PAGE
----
Aid to Africa: A Review of the Efficacy of International Aid to Sub-Saharan Africa

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Despite the hundreds of billions of dollars that have been poured into Sub-Saharan Africa over the past century in an effort to propel development, Africa remains by far the poorest continent in the world. Failure has arisen from the problematic nature of the administration of the aid. Traditionally, aid has come in the form of military aid, and large international financial transactions. Although these forms of aid have overall failing track records, targeted developmental assistance has been historically successful. In order to pull Africa out of poverty, the international community should focus on targeted developmental assistance. Military Aid Recent military conflicts have broken out all across northern Africa and the sub-Saharan…show more content…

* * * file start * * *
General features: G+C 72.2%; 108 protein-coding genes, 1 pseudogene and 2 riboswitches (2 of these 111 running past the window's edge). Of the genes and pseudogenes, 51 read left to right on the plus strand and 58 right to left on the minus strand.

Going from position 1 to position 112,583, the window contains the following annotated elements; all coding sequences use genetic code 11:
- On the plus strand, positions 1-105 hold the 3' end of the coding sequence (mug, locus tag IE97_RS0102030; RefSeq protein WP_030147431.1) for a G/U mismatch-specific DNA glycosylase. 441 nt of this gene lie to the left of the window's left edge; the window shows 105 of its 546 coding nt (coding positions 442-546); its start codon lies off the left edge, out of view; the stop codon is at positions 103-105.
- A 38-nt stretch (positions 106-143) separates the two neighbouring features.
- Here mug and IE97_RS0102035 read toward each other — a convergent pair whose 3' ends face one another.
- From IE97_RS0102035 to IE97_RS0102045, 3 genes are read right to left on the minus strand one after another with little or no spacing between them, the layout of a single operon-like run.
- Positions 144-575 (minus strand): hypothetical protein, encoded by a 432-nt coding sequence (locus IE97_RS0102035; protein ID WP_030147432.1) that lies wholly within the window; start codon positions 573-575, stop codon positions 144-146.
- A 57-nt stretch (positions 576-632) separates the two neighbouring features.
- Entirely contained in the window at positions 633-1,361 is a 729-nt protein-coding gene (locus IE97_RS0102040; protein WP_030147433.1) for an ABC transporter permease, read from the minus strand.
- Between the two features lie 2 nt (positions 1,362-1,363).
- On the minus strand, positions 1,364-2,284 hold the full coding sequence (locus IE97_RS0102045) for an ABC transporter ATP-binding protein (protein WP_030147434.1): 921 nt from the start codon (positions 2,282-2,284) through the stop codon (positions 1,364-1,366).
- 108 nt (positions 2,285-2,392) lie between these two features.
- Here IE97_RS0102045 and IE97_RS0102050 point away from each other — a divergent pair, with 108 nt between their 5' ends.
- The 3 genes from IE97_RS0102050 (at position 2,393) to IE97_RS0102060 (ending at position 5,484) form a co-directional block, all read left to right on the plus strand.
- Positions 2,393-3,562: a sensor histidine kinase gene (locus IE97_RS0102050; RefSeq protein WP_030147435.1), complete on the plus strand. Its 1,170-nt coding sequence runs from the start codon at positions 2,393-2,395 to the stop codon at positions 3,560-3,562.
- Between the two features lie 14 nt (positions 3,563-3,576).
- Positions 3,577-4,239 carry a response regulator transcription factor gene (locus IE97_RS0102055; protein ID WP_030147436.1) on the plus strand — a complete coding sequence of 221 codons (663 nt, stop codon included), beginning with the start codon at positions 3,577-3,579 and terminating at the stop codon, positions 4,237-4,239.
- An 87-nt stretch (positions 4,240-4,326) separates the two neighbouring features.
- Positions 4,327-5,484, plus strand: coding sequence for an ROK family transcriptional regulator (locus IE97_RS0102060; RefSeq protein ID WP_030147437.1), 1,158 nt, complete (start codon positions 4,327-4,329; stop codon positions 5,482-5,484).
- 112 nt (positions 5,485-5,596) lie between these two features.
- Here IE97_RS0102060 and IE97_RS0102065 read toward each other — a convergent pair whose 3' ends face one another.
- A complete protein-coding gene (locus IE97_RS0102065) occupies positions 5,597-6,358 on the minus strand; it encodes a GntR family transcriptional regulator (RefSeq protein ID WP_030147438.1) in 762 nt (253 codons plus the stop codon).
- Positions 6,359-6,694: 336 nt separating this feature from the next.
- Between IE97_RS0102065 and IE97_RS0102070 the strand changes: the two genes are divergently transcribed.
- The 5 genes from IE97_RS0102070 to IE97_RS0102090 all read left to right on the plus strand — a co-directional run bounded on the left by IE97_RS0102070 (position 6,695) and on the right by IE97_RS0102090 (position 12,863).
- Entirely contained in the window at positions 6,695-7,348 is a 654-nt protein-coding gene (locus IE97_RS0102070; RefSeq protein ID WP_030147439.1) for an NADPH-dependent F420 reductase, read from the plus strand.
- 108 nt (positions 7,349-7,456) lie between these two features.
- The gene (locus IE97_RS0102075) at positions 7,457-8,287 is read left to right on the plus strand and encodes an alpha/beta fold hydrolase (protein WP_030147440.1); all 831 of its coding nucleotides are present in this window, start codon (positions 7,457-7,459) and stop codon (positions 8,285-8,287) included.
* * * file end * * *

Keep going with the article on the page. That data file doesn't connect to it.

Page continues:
The conflict in Mali originated from ethnic tensions between the Northern Tuareg rebels, and the Southern Malians who had long controlled the country’s politics. The Tuaregs in collaboration with several Islamist extremist factions e.g. Ansar Al-Dine, Ansar Al-Sharia, and AQIM, formed the National Movement for the Liberation of the Azawad (MNLA), and seized control of Northern Mali. Once Northern Mali had been compromised, some Islamist extremist factions began implementing harsh Muslim Sharia Law. In response to this, the Tuaregs joined forces with the Malian army and the international coalition to retake Northern Mali. “France deployed a powerful military force in Mali...that easily pounded the separatist rebels and Islamist extremists into hasty retreat....By the end of January 2013 the military objectives of Operation Serval had been achieved” (Francis 6). Though the conflict in Northern Mali is far from over, the French intervention in Mali was decisively successful, showing that targeted military aid to counter extremist pressure can be an essential first step to stabilizing the region to allow economic and political development. But not all military aid has been so successful. In many cases, military aid has exacerbated instability by inadvertently empowering antagonistic factions. The Malian conflict was a spillover from a 2011 conflict in Libya. “As the U.S.-backed war in Libya
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